Piglets experience significant stress when they are weaned from the sow and change diet, making them susceptible to gastrointestinal disorders. Primarily during the first two weeks after weaning, they are likely to suffer from post-weaning diarrhea (PWD). PWD is a significant problem for pig producers worldwide: it leads to severe dehydration, stunted growth and mortality rates of up to 20-30%. Treatment and additional labor costs further squeeze farm profitability and necessitate unwanted antibiotic interventions.
Zinc oxide: an effective but highly problematic tool
Since the early 1990s zinc oxide (ZnO) has been used to control post-weaning diarrhea and promote growth in piglets, mainly at pharmacological dosages of 2500 to 3000ppm. Its mode of action is still not entirely understood; effects on immune or metabolic processes, altered microbiota, or post-absorptive metabolism are likely to play a role. What is clear is that the use of ZnO in European pig production has strongly increased since the EU banned the use of antibiotic growth promoters such as colistin in 2006 to curb the development of antimicrobial resistance.
Pigs depend on a continuous supply of zinc. Among other roles, this trace element constitutes a functional component of around 300 biochemical enzymes, making it pivotal to most metabolic processes, and by extension to optimal health, production and reproduction. Modern pig diets thus include zinc supplementation to meet the animals’ requirements. The European Food Safety Authority (EFSA) currently suggests that a total level of 150ppm of zinc in feed matches the animals’ physiological need for zinc. The EFSAs concerns are solely connected to the environmental concerns arising from pharmacological high dosages of ZnO.
These concerns are grave indeed: zinc is a heavy metal after all. Too much zinc is toxic for the animal, hence its physiology ensures that excessive zinc intake is excreted. The bioavailability and absorption of zinc from zinc oxide is particularly low. Therefore most of the zinc given to piglets in this way accumulates in their manure – which is widely used as an organic fertilizer for agricultural soils.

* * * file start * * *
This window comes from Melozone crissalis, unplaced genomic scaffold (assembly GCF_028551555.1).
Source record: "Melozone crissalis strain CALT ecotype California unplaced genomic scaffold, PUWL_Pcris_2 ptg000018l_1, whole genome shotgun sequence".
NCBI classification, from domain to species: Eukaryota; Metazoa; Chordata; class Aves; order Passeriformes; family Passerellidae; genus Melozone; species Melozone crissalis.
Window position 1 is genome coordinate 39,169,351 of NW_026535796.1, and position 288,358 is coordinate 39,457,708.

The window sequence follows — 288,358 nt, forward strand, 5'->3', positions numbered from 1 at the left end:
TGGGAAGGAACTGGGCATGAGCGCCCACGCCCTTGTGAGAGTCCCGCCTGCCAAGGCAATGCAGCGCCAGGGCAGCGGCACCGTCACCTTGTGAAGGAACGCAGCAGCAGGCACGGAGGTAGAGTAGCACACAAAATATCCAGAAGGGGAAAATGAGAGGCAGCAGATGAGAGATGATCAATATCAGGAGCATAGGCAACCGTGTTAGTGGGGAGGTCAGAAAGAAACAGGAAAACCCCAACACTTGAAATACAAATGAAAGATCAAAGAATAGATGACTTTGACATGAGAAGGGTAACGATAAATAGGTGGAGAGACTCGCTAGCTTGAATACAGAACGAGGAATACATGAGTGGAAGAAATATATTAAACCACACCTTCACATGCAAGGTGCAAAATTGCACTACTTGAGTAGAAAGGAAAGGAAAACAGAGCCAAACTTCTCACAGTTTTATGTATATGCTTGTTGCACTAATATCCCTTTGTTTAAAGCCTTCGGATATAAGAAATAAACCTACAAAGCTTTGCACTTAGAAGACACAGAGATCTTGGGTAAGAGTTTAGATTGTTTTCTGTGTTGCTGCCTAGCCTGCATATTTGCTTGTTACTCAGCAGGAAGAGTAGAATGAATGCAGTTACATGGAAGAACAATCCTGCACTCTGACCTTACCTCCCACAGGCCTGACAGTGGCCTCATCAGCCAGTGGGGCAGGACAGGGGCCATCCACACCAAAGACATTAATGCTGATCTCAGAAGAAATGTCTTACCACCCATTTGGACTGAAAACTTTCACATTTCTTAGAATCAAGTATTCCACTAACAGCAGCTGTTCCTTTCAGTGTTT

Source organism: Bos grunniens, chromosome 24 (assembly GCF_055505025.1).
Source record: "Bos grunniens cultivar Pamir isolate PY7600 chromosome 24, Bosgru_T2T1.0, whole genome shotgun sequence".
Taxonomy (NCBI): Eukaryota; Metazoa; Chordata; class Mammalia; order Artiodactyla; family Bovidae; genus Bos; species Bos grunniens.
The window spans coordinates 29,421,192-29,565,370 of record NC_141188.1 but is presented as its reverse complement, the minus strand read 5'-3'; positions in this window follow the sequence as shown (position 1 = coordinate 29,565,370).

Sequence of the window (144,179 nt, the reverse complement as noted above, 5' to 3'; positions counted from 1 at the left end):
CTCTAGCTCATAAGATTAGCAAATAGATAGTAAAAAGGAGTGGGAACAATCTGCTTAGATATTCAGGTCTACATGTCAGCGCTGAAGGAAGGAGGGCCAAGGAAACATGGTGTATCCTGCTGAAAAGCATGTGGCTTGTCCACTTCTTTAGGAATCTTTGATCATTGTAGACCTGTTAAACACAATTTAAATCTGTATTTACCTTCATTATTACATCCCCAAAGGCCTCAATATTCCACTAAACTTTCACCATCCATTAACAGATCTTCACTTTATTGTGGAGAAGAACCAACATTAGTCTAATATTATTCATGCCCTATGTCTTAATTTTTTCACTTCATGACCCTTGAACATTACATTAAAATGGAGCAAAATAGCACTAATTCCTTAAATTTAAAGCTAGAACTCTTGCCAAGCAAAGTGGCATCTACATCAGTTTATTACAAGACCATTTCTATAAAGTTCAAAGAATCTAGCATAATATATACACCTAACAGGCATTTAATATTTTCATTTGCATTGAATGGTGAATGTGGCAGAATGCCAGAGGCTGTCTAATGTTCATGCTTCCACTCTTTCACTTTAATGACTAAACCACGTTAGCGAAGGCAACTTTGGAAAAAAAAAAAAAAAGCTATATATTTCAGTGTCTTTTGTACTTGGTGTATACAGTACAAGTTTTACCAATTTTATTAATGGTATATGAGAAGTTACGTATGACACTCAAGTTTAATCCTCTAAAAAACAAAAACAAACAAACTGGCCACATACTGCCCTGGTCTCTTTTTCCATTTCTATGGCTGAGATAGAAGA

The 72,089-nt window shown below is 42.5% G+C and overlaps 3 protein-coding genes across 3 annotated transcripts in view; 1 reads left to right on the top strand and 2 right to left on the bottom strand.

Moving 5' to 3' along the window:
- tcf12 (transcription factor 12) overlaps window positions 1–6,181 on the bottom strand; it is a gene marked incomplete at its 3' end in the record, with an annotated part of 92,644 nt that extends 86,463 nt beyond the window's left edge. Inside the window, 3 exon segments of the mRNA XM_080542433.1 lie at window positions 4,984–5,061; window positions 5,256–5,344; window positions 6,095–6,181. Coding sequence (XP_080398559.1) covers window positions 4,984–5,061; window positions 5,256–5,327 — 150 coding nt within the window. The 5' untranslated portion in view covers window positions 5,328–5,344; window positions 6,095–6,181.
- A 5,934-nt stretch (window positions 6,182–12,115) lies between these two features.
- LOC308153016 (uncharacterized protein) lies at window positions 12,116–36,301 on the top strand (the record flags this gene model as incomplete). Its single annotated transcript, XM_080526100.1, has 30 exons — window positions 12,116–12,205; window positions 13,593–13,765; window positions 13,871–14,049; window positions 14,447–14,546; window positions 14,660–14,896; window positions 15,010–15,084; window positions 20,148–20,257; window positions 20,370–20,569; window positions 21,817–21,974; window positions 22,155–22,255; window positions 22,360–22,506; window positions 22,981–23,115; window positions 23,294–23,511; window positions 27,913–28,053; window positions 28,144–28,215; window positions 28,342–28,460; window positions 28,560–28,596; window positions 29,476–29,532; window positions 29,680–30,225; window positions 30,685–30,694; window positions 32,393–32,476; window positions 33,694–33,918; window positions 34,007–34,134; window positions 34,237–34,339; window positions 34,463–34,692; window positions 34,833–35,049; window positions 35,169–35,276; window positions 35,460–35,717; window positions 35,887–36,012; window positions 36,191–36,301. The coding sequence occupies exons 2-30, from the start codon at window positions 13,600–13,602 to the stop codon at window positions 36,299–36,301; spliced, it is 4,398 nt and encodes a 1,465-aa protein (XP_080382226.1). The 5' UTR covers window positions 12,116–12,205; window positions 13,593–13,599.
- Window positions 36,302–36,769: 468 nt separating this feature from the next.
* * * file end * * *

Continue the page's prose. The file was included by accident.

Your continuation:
The continual application of manure gradually increases topsoil zinc concentrations; leaching and run-off then lead to contamination of groundwater, surface waters, and sediment. As zinc is non-volatile and non-degradable, it is only a matter of time before concentrations lead to ecotoxic effects, including food crops, aquatic life, and drinking water. Classic mitigation measures such as diluting the manure or keeping certain minimum distances between application areas and surface waters can only slow down the environmental accumulation of zinc, not prevent it.
EU ban: ZnO to be phased out by 2022
In 2017, the European Medicines Agency (EMA) – the EU agency responsible for the scientific evaluation, supervision and safety monitoring of medicines, including veterinary medicinal products – conducted an overall risk-benefit analysis for ZnO. It concluded that the benefits of preventing diarrhea in pigs did not outweigh the significant environmental risks caused by zinc pollution. By June 2022 all EU member states will thus have to withdraw marketing authorizations for veterinary medicinal products containing zinc oxide that are administered orally to food-producing species.